Workers at Coca-Cola plants in Wakefield and Milton Keynes took strike action over pay on Thursday and Friday of last week.
Strikers based at the site in Wakefield, West Yorkshire, are members of the Unite union, while those in Milton Keynes belong to the GMB union.
Workers are furious that management only offered to improve their 2.5 percent offer if the workers sacrificed overtime rates and bonuses.
The strike saw over 100 workers on the picket lines in Wakefield, where a delegation of 20 striking post workers was warmly welcomed.
Unite regional officer Davy Hall said, “While Coca-Cola makes significant profits, we are not prepared to see our members’ wages cut. Their mortgages and bills have all increased but their pay has fallen flat.”
Kelvin Mawer from Unite said, “Some of the lads leave here near exhaustion at the end of a shift. When they do get overtime, they want it at time and a half. The 2.5 percent pay offer is derisory.”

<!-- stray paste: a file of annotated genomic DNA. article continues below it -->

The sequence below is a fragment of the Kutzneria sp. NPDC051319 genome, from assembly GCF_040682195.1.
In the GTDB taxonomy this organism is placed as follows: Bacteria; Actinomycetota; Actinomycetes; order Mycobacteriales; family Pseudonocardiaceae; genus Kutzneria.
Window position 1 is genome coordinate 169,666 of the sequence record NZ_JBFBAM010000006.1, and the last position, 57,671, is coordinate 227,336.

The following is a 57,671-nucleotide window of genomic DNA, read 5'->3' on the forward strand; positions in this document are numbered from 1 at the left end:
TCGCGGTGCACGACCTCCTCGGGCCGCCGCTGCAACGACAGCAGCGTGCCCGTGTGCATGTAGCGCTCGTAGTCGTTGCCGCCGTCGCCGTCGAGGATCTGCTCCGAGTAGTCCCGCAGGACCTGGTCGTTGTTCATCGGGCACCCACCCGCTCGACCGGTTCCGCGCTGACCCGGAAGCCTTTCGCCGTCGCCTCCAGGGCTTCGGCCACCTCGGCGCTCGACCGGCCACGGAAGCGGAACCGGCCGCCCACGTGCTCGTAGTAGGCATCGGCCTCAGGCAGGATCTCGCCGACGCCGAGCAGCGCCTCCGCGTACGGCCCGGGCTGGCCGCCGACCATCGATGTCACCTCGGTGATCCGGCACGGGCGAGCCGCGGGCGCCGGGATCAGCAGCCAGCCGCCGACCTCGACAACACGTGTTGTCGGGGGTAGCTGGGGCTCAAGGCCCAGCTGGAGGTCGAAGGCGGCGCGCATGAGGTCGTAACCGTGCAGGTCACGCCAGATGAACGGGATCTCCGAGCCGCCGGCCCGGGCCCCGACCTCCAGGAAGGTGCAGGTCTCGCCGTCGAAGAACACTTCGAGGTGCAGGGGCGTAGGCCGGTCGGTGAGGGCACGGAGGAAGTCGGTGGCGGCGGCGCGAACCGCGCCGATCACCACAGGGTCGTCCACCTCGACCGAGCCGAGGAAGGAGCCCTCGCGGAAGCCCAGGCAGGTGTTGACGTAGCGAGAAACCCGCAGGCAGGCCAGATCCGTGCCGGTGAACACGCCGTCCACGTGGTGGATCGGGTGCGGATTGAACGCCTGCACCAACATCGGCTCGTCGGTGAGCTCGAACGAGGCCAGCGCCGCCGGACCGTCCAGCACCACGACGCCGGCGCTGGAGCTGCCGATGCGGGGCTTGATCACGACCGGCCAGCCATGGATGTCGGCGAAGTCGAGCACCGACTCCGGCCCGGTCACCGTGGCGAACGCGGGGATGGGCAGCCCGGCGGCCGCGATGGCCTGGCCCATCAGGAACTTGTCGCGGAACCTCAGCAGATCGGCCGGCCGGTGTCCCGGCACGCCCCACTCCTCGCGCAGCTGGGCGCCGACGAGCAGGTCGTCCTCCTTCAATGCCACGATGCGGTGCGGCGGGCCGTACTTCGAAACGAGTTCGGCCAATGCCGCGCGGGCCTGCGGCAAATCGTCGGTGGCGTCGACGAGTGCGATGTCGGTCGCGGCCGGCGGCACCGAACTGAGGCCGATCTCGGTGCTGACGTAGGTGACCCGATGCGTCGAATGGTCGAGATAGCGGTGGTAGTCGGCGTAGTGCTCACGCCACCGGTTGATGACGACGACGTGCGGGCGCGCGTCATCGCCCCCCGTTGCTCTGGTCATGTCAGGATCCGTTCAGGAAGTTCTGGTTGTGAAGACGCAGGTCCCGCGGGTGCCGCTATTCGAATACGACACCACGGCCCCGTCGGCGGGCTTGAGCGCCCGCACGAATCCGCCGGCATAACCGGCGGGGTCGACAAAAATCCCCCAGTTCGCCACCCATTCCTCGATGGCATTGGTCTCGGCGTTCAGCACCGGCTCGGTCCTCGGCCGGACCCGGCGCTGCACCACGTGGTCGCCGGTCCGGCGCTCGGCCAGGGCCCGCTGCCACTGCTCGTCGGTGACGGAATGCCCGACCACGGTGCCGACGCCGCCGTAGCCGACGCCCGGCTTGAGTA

Wakefield senior shop steward Steve Tattersall said, “People feel as if their standard of living has been eroded because this is the third year in a row we have had a basic pay rise of just 2.5 percent.
“We work a 12 hour continental shift system, which is difficult when you have a young family.”
Darren, who works as a technical operative and earns around £19,000 a year, said, “We are low paid workers and don’t even get overtime, so this offer is disappointing.”
The Wakefield plant, which produces 200 million cans of Coke a week, employs 517 workers. The Milton Keynes plant has 140 workers.
Coca-Cola has recently engaged the employment agency Right Direction UK specifically to recruit Polish workers to do “quality checking” work at £7 an hour.
This is significantly below the £12.13 pay rate for equivalent full time workers organised by Unite.
Agency workers are also to miss out on a 38 percent shift allowance.